Welcome to a primeval land of gushing waterfalls, lush rain forests, abandoned beaches and rugged mountains—and it’s still growing, thanks to Kilauea, one of the world’s most active volcanoes. The Big Island of Hawaii is an ecological marvel that houses 11 of the 13 world climates across a varied 4,038-square-mile landscape that includes sweeping coffee plantations and cattle ranches. And just offshore, the lustrous Pacific Ocean teems with marine life.
The stretch of black sand at Honolii Beach Park, in Hilo, lures experienced surfers who come for the large offshore waves, while beginners are better served at the tamer Pine Trees Beach, just north of the Kona airport, or at Keauhou’s Kahaluu Beach. Hawaii Lifeguard Surf Instructors offers private surfing and standup paddleboarding lessons for all levels of experience.
EXPLORE THE DEEP BLUE
The best way to see the medley of tropical fish, spinner dolphins and giant manta rays populating the island’s coastal waters? Jack’s Diving Locker, which leads scuba and snorkeling excursions to famous dive sites, such as Golden Arches and Kaiwi Point.
SEE THE VOLCANOES
Otherworldly Hawaii Volcanoes National Park is an active reminder of the Big Island’s explosive past. Explore the 11-mile Crater Rim Drive by car, and stop to check out the numerous craters and petroglyphs along the way as well as the summit of Kilauea, and Thurston Lava Tube, a 500-year-old basalt cave formed by an ancient river of magma. For a bird’s-eye view of spouting lava fountains and streams throughout the park, Blue Hawaiian charters helicopters for 2-hour tours.
TAKE A HIKE, GRAB A BITE
Thanks to a vast network of trails, this island is a hiker’s playground. Drive north along the scenic Hamakua Coast past sugar plantations until you reach Akaka Falls State Park, where a paved footpath wends through bamboo groves and wild orchids to the massive 442-foot namesake waterfall. Verdant cliffs plunge onto lava-rock-studded beaches along the mile-long Pololu Valley Awini Trail, on the east side of the island. Just don’t swim—the sea is rough and occasionally inhabited by Portuguese man-of-war jellyfish. It’s a great spot for a picnic, though; grab a falafel wrap at Pico’s Bistro, in Kapaau, on the way over and enjoy it from the Pololu Valley Lookout, which boasts panoramic vistas of the Pacific Ocean. When the sun takes its leave, join Hawi Town denizens at nearby Sushi Rock restaurant, a hidden gem that serves some of the island’s best rolls, made with off-the-boat fish and hyper-local ingredients such as roasted macadamia nuts and Hawaiian papaya.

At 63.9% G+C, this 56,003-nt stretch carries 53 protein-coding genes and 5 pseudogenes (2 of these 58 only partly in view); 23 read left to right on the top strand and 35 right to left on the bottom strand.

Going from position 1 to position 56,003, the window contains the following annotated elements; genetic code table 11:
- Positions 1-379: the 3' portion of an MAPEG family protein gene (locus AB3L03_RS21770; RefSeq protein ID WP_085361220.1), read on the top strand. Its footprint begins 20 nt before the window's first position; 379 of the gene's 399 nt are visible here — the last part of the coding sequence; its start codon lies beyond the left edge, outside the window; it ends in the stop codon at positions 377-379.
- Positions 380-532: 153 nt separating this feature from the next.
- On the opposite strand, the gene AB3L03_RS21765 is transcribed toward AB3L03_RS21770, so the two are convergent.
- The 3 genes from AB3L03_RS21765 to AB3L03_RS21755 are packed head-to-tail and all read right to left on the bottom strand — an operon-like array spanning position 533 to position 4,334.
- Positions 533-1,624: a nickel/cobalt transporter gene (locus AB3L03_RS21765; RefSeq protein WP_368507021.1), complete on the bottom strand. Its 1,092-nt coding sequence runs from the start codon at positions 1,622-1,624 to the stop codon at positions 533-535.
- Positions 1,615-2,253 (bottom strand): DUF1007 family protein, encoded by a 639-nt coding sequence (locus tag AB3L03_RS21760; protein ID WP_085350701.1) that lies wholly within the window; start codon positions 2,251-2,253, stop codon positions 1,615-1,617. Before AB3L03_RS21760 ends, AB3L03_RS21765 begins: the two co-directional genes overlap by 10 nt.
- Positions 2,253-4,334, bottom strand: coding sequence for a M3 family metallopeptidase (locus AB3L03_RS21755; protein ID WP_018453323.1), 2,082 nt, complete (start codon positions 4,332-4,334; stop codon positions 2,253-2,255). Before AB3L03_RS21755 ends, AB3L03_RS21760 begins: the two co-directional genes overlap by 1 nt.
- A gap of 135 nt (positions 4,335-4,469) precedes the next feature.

Hawaii Lifeguard Surf Instructors; 75-5909 Ali’i Dr., Kailua-Kona; 1.808.324.0442; surflessonshawaii.com
Jack’s Diving Locker: 75-5813 Ali’i Dr., Kailua-Kona; 1.808.329.7585; jacksdivinglocker.com
Thurston Lava Tube: 1 Crater Rim Dr.; 1.808.985.6000; nps.gov/havo/index.htm
Blue Hawaiian: 1.800.745.2583; bluehawaiian.com
Akaka Falls State Park: Honomu; 1.808.961.9540; hawaiistateparks.org
Pico’s Bistro: 54-3866 Akoni Pule Hwy.; 1.808.884.5555; picosbistro.angelfire.com
Sushi Rock: 55-3435 Akoni Pule Hwy., Hawi Town; 1.808.889.5900; sushirockrestaurant.net
NOTE: Information may have changed since publication. Please confirm key details before planning your trip.